Meanwhile in Canada, where regulations are a law unto themselves, the federal government’s promised Clean Fuel Standard will arrive later and hit harder or something. It was first promised in 2016 and was meant to get 30 million tonnes of GHGs by 2030, which wouldn’t help much even if it were true. But the original plan to have a draft by spring 2020 turned into delivery in December 2021, of rules meant to take effect a year later but now to kick in in December 2023. Oh, and the climate crisis is so urgent and overwhelming that kerosene, jet fuel and fuel oil won’t count. Which will relieve our Prime Minister, Captain Carbon, as he contrails around the world saving us from everything except public sector smug incompetence, including upcoming hardship visits to Bali, Bankok and Djerba (why never Sudbury or East St. Louis, we wonder). But if the alarmists believe their own rhetoric about how “scientists say… emissions need to fall immediately” and that 2024 is way too late, this sort of sauntering into action is hypocritical as well as feeble. Although to be fair the policy will, of course, raise the cost of living, especially for the poor. Exactly what its architects didn’t intend.
On the subject of hypocrisy, we have to note here that the very green heir to the throne, Prince Charles, was just revealed to have taken over 20 private flights this year, some by helicopter, “to avoid being stuck in traffic”. Apparently he’s “allergic” to helicopter flights and a “royal source” conceded that it was “a conflict” and “tricky”. Which isn’t much but, as with F1 racer Sebastien Vettel’s “Yes, I am a hypocrite doing what I do for a living or doing what I love”, beats anything we’ve yet heard from Canada’s Prime Minister.
What we have heard is that the government will wave its magic wand and require gasoline to reduce its “carbon intensity” by 3.6% over 2016, whatever that means, by December 2023, up from the original 2.5% by December 2022. And for diesel 3.8%. And again we’re faced with this galling pseudo-precision; why the 0.2% difference? What conceivable rational purpose can it serve?
It lurches on. By 2030, instead of the original plan of both dropping 12.5% by 2030, diesel is now to fall 15% and gasoline by 14.7%. Well duh, if it were 14.6% Manhattan would go under. Everybody knows. This sort of calculation is where science meets econometrics, right? Or are you just making it up to sound persuasive?
Still, why get distracted by that question when we could be discussing how forcing companies to make gas burn less gas by this trivial fraction can save us all from Climategeddon. As with the Minister of Families, Children and Social Development handing out $3.5 million to install “31 Level 2 EV chargers and 67 fast chargers across Ontario and Quebec” by November 2022, it does not suggest seriousness either by its modest scope or its languid pace. (That they have no apparent awareness of the bottleneck in raw materials for actual EVs, or the insurmountable challenges in expanding the grid, let alone solutions, again suggests a fundamental lack of adult supervision of their own brains.)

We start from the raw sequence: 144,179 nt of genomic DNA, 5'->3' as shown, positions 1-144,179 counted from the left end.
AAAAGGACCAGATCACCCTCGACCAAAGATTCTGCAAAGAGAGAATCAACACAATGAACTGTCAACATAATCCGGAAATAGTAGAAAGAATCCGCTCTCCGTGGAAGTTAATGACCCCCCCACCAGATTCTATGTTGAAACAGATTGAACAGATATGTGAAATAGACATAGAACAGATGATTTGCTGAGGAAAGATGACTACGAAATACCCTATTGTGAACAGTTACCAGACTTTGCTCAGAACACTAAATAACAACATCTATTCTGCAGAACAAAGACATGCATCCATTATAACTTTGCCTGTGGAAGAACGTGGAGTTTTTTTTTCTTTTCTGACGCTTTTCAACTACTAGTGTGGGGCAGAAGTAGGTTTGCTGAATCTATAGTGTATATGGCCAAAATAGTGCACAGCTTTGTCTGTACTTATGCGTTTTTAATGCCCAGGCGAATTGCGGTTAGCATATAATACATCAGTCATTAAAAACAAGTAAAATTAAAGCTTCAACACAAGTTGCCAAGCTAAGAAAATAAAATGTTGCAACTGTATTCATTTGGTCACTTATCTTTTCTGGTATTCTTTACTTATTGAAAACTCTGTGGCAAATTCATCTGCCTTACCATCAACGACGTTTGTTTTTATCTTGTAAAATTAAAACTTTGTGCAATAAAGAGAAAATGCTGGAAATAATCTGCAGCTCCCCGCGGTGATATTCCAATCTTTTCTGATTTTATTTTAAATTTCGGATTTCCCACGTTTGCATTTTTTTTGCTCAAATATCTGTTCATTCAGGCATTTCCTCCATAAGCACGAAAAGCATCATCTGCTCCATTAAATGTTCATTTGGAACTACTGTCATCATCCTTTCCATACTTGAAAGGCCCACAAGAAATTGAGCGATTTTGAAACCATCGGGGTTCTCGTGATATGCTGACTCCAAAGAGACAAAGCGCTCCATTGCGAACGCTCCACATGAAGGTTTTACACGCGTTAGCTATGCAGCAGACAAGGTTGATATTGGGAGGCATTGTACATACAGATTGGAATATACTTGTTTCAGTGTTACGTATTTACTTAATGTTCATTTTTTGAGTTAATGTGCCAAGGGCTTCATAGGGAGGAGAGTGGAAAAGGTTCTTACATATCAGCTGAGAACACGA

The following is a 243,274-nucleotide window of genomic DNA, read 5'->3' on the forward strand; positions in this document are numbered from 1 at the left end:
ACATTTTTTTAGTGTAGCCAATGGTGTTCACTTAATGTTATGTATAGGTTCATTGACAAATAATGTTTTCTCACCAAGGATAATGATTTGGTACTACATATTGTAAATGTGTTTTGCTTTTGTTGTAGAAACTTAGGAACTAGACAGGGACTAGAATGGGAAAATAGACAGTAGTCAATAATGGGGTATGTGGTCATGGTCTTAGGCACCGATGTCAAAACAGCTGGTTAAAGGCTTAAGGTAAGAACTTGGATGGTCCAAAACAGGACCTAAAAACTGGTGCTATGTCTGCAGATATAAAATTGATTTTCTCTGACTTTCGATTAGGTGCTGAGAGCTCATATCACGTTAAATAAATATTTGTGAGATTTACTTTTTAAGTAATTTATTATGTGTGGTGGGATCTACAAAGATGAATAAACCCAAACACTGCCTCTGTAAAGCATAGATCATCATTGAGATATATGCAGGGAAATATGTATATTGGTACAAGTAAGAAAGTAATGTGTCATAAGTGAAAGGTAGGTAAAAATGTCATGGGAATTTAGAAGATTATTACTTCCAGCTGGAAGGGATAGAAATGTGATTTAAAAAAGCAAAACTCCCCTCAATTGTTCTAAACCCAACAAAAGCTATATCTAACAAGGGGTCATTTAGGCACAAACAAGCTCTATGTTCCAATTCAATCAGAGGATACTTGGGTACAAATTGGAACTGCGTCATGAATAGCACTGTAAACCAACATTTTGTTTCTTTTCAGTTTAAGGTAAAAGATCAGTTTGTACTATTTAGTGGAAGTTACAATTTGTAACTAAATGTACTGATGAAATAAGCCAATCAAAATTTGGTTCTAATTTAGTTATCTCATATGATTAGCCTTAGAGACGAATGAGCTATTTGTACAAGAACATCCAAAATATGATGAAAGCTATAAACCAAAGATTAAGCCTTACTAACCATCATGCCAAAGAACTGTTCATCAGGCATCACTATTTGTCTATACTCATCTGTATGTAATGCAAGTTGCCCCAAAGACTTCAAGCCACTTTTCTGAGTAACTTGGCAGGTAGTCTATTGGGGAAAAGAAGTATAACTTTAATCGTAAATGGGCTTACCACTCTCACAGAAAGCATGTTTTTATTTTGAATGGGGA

Naturally the Environment Minister said “I am excited. It just goes to show that we can deliver clean air, good jobs and a strong economy all at once. The Clean Fuel Regulations will help secure a foundation for more growth.” As usual, in grading their own work they find that they get straight As. And it’s not that they’re lying. It’s that their sublime self-confidence prevents them from scrutinizing any disconnect between what they’ve actually accomplished and what they said they needed to, instead larding phrases about “greener solutions that tackle climate change and transition toward a low-carbon economy” into any communication whatsoever, no matter how irrelevant the program or trivial the scale (in this case the “grand opening of the Daki Menan Lands and Resources Forestry Initiative” into which the feds chucked a mere $670,000).
CTV reports that what the Clean Fuel Standards initiative will achieve is a lot of pain for trivial gain. “An impact analysis of the Clean Fuel Regulations published Wednesday estimates they will cut about 18 million tonnes of greenhouse gas emissions in 2030, or five to six per cent of what Canada needs to eliminate to meet its current targets for that year.” Which will only be true if one takes an optimistic view of the government’s capacity to achieve GHG targets it has, to this point, botched with uniform consistency. But “It will cost between $22.6 billion and $46.6 billion for refineries and other fuel suppliers to comply, or an average of about $151 per tonne of emissions reduced.” Well, that’s quite the price on carbon. Not what we were promised, is it?
We are not huge fans of model projections in any area. The story continues that, based on that analysis:
“The impact will shave $9 billion off of Canada's GDP, and hike gasoline prices between six and 13 cents a litre in 2030 when the full scope of the regulations is in effect. That could cost between $76 and $174 per vehicle, or up to $301 per household. The analysis says there will be a disproportionate cost impact on lower-income families, single mothers and seniors, who are more vulnerable to fluctuations in energy costs and are the least likely to be able to afford alternatives like electric vehicles.”
The latter part is common sense. But given that Canada’s GDP is around $2.5 trillion, if the result really is a $9 billion drop the actual impact of these regulations by 2030 will be bupkis. On top of which one impact of the CFS will be more use of ethanol which actually seems to increase emissions, while pushing up the price of food.
Trudeau saves the planet again… inside his own head.
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